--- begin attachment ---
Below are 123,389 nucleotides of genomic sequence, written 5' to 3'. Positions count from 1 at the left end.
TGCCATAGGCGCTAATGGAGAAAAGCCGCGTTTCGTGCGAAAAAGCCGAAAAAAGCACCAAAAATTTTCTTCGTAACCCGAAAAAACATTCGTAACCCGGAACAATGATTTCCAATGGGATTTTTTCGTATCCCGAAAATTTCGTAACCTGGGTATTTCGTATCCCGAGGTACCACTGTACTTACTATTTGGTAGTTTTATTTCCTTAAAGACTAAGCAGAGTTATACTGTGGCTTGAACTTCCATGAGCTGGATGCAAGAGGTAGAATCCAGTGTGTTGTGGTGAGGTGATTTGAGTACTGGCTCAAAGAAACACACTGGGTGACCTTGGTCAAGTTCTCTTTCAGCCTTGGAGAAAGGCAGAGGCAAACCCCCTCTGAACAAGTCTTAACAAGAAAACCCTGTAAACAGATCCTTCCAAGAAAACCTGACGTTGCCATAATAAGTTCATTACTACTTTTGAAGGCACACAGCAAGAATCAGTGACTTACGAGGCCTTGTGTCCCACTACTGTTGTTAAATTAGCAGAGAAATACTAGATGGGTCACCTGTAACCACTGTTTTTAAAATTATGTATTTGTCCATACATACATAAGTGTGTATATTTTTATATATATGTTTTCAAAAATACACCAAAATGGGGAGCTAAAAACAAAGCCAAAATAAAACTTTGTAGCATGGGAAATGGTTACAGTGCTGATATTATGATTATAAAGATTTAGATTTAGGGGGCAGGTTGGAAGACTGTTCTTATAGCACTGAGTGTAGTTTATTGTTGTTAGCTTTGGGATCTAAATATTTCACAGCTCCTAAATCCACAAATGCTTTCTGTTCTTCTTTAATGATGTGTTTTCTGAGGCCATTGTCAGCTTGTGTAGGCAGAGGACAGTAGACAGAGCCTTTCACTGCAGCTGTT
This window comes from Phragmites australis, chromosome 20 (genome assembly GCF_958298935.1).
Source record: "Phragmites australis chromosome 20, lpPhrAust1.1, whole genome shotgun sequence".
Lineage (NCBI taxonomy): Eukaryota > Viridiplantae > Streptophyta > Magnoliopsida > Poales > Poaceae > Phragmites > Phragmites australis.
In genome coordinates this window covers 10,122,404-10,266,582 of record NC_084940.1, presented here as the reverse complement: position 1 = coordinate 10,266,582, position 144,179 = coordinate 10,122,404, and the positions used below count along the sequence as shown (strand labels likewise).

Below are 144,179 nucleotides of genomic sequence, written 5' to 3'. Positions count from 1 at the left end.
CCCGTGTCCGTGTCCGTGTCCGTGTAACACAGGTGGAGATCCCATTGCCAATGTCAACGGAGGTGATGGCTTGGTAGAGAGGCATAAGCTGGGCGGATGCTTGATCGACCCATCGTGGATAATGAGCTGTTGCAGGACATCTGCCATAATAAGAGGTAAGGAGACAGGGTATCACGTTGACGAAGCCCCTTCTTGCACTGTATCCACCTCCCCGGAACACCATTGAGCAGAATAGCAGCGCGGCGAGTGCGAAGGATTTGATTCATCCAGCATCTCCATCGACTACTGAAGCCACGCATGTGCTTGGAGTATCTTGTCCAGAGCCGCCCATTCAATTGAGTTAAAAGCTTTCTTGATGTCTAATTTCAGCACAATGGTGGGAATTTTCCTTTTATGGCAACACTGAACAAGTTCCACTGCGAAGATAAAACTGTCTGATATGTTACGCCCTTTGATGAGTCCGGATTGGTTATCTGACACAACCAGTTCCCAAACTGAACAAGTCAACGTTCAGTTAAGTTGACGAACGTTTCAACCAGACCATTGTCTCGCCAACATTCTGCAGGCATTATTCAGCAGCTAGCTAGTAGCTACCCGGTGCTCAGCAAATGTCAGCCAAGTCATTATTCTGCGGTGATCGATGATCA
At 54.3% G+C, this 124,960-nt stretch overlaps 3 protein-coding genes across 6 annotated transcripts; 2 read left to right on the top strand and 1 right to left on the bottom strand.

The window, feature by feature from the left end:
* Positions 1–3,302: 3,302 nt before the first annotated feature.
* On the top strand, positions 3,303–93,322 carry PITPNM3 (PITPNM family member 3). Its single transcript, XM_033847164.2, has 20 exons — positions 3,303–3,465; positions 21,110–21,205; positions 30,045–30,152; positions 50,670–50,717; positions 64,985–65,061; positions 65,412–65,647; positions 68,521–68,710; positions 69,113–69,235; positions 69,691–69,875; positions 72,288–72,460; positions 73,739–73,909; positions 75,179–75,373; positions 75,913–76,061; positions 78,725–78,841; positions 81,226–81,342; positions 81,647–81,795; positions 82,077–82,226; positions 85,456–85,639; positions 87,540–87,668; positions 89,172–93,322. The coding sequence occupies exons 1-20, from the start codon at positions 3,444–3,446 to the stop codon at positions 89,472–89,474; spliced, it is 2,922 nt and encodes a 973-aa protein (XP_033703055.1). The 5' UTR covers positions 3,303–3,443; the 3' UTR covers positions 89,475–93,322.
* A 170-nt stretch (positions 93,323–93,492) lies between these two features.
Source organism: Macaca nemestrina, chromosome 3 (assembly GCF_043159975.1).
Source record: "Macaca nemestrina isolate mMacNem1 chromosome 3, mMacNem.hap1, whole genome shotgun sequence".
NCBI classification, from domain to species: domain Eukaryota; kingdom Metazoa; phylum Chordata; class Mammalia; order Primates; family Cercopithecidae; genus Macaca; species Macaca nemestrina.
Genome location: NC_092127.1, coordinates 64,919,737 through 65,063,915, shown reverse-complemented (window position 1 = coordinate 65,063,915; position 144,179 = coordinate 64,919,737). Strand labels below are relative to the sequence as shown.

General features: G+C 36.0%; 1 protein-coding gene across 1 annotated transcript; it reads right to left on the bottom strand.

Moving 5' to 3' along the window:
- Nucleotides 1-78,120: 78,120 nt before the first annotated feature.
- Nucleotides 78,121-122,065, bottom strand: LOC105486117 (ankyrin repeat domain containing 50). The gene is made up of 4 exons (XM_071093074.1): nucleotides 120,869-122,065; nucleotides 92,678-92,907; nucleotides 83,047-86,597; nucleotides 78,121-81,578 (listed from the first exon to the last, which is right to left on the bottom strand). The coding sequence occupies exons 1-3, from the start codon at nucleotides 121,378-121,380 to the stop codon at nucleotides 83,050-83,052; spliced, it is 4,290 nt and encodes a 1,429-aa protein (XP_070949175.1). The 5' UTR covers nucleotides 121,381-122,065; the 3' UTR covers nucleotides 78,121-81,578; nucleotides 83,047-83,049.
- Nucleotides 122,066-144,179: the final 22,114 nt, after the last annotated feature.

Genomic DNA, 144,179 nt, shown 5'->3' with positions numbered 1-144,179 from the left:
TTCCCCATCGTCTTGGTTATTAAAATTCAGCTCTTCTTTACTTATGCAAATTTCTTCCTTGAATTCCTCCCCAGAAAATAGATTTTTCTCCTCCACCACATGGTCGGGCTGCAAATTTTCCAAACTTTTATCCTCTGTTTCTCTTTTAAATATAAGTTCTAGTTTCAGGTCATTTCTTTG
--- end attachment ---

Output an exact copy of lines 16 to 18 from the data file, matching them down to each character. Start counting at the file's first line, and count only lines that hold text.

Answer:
NCBI classification, from domain to species: domain Eukaryota; kingdom Metazoa; phylum Chordata; class Mammalia; order Primates; family Cercopithecidae; genus Macaca; species Macaca nemestrina.
Genome location: NC_092127.1, coordinates 64,919,737 through 65,063,915, shown reverse-complemented (window position 1 = coordinate 65,063,915; position 144,179 = coordinate 64,919,737). Strand labels below are relative to the sequence as shown.

General features: G+C 36.0%; 1 protein-coding gene across 1 annotated transcript; it reads right to left on the bottom strand.